NEW YORK (TheStreet) -- The next time you're at a cocktail party and the conversation turns to Internet radio and music royalties, there's a sure-fire way to distinguish between the well informed and the hopelessly ignorant.
Do the discussants draw a distinction between performance royalties and songwriter/publisher royalties?
All else equal (particularly, forgetting the fact that AM/FM radio does not pay a performance royalty), entities that license music pay two royalties: A performance royalty and songwriter/publisher royalty. Michael DeGusta's blog post and attendant pie chart provide a sound illustration, using the 1,000,000-plus spins Cracker's Low received on Pandora (P):
Pandora pays its performance royalty to SoundExchange and its songwriting/publishing royalty to groups such as ASCAP and BMI. These groups keep some cash and distribute the rest to the performers, songwriters and such. Earlier this month, I met with hall of fame singer/songwriter and ASCAP President and Board Chairman Paul Williams at the landmark Beverly Hilton hotel in Beverly Hills. Williams has been particularly critical of Pandora's stance and attendant moves in in the royalty dustup:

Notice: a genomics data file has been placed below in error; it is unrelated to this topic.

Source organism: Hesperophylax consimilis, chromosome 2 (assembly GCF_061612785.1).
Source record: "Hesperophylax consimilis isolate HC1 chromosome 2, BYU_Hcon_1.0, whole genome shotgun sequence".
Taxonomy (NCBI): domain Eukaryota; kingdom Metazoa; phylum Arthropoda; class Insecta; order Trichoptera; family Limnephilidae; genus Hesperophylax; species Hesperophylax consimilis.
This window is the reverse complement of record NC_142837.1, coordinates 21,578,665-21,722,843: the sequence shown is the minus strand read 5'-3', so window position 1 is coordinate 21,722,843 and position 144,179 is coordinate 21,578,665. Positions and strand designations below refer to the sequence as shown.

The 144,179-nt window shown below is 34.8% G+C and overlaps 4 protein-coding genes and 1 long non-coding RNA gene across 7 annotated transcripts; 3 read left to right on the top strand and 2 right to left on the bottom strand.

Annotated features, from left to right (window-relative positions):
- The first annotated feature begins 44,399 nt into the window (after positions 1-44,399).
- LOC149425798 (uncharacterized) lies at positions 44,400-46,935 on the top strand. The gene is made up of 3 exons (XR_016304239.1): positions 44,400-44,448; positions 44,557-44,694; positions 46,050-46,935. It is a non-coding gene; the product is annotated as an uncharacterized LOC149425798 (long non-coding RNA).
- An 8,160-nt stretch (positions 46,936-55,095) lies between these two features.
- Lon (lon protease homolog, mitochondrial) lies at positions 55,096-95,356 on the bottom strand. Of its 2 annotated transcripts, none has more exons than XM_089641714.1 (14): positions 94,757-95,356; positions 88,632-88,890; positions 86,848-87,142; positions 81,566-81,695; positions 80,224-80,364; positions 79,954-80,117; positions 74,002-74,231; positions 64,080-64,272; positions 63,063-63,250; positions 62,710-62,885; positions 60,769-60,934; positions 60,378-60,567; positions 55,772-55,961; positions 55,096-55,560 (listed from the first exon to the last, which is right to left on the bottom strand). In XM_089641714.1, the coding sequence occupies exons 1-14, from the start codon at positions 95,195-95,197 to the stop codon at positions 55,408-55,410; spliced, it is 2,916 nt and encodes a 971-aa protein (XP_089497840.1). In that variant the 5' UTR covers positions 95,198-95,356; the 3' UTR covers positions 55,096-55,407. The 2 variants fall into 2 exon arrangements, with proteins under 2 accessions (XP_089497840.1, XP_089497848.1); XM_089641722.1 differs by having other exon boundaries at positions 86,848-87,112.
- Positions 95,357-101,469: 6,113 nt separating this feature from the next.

Pandora is trying every trick in the book to brazenly and unconscionably underpay and take advantage of the creative labor that produces the core offering of their business -- music written by individual songwriters and composers. ASCAP has an ethical obligation to serve and protect the hundreds of thousands of small and independent songwriters, composers and music publishers we represent to ensure that they receive fair compensation when their songs are performed on any technology platforms.Strong rhetoric. But, and I mean this is in the most positive and glowing way possible, Paul Williams' bark is bigger than his bite. This is a genuine guy with a genuine argument against a company he genuinely wants to see succeed. Either he duped me with his charm or I am as good as I think I am at assessing first impressions. Because there's no question, Williams is a charming guy, grateful for his success. As Williams riffed, he wrote a song for Elvis Presley in the early '70s and, here he is today, with two credits on Daft Punk's smash Random Access Memories. How do you not come across as charming when you humbly relay the story of how you met Elvis in Liza Minnelli's Las Vegas Riviera Hotel and Casino dressing room? Elvis walked in. His reason for not knowing which one of his records Paul Williams wrote: "I don't keep track of that sort of thing." When Williams informed Presley it was indeed Where Do I Go From Here?, Elvis said he liked performing that one and asked Williams which album it is on. Williams reply: "I don't keep track of that sort of thing."
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